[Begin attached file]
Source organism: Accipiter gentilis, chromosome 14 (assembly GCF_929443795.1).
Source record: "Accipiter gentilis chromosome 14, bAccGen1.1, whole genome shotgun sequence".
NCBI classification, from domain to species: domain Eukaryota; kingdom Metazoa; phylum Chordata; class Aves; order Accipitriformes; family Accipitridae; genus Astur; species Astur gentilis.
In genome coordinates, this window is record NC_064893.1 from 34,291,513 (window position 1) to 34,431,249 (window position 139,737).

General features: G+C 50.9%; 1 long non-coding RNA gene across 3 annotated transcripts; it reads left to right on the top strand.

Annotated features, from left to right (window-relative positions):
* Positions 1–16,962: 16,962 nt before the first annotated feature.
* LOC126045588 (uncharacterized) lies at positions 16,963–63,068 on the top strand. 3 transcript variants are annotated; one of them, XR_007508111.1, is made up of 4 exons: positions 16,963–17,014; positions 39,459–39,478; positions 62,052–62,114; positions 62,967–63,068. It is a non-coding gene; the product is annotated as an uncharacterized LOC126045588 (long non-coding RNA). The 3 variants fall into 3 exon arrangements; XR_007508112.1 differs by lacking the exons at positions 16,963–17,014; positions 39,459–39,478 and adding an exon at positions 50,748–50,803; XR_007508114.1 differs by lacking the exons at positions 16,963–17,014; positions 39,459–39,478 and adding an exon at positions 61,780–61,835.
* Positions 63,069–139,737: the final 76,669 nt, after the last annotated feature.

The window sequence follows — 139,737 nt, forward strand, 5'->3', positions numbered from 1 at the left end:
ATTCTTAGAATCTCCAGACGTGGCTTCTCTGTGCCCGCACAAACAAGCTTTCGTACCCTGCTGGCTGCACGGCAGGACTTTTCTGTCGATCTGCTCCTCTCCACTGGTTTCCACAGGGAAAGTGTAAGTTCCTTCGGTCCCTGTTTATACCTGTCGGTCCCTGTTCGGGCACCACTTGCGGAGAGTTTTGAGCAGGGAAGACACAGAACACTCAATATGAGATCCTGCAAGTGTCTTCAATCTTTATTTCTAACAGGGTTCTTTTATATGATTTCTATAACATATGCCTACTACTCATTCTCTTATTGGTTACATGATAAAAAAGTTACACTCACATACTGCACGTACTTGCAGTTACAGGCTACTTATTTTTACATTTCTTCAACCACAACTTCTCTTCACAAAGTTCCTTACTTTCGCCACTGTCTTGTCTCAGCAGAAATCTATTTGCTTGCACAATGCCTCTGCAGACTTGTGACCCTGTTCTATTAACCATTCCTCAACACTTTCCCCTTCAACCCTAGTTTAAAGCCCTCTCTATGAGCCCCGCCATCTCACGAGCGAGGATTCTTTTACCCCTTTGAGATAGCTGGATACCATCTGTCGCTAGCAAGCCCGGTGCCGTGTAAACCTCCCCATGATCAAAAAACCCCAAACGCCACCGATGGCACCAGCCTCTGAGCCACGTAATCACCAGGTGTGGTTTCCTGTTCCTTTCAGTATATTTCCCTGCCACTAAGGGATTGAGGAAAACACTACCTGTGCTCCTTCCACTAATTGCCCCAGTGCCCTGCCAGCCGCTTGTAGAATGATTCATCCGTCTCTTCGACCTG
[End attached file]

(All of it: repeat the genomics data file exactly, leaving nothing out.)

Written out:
Source organism: Accipiter gentilis, chromosome 14 (assembly GCF_929443795.1).
Source record: "Accipiter gentilis chromosome 14, bAccGen1.1, whole genome shotgun sequence".
NCBI classification, from domain to species: domain Eukaryota; kingdom Metazoa; phylum Chordata; class Aves; order Accipitriformes; family Accipitridae; genus Astur; species Astur gentilis.
In genome coordinates, this window is record NC_064893.1 from 34,291,513 (window position 1) to 34,431,249 (window position 139,737).

General features: G+C 50.9%; 1 long non-coding RNA gene across 3 annotated transcripts; it reads left to right on the top strand.

Annotated features, from left to right (window-relative positions):
* Positions 1–16,962: 16,962 nt before the first annotated feature.
* LOC126045588 (uncharacterized) lies at positions 16,963–63,068 on the top strand. 3 transcript variants are annotated; one of them, XR_007508111.1, is made up of 4 exons: positions 16,963–17,014; positions 39,459–39,478; positions 62,052–62,114; positions 62,967–63,068. It is a non-coding gene; the product is annotated as an uncharacterized LOC126045588 (long non-coding RNA). The 3 variants fall into 3 exon arrangements; XR_007508112.1 differs by lacking the exons at positions 16,963–17,014; positions 39,459–39,478 and adding an exon at positions 50,748–50,803; XR_007508114.1 differs by lacking the exons at positions 16,963–17,014; positions 39,459–39,478 and adding an exon at positions 61,780–61,835.
* Positions 63,069–139,737: the final 76,669 nt, after the last annotated feature.

The window sequence follows — 139,737 nt, forward strand, 5'->3', positions numbered from 1 at the left end:
ATTCTTAGAATCTCCAGACGTGGCTTCTCTGTGCCCGCACAAACAAGCTTTCGTACCCTGCTGGCTGCACGGCAGGACTTTTCTGTCGATCTGCTCCTCTCCACTGGTTTCCACAGGGAAAGTGTAAGTTCCTTCGGTCCCTGTTTATACCTGTCGGTCCCTGTTCGGGCACCACTTGCGGAGAGTTTTGAGCAGGGAAGACACAGAACACTCAATATGAGATCCTGCAAGTGTCTTCAATCTTTATTTCTAACAGGGTTCTTTTATATGATTTCTATAACATATGCCTACTACTCATTCTCTTATTGGTTACATGATAAAAAAGTTACACTCACATACTGCACGTACTTGCAGTTACAGGCTACTTATTTTTACATTTCTTCAACCACAACTTCTCTTCACAAAGTTCCTTACTTTCGCCACTGTCTTGTCTCAGCAGAAATCTATTTGCTTGCACAATGCCTCTGCAGACTTGTGACCCTGTTCTATTAACCATTCCTCAACACTTTCCCCTTCAACCCTAGTTTAAAGCCCTCTCTATGAGCCCCGCCATCTCACGAGCGAGGATTCTTTTACCCCTTTGAGATAGCTGGATACCATCTGTCGCTAGCAAGCCCGGTGCCGTGTAAACCTCCCCATGATCAAAAAACCCCAAACGCCACCGATGGCACCAGCCTCTGAGCCACGTAATCACCAGGTGTGGTTTCCTGTTCCTTTCAGTATATTTCCCTGCCACTAAGGGATTGAGGAAAACACTACCTGTGCTCCTTCCACTAATTGCCCCAGTGCCCTGCCAGCCGCTTGTAGAATGATTCATCCGTCTCTTCGACCTG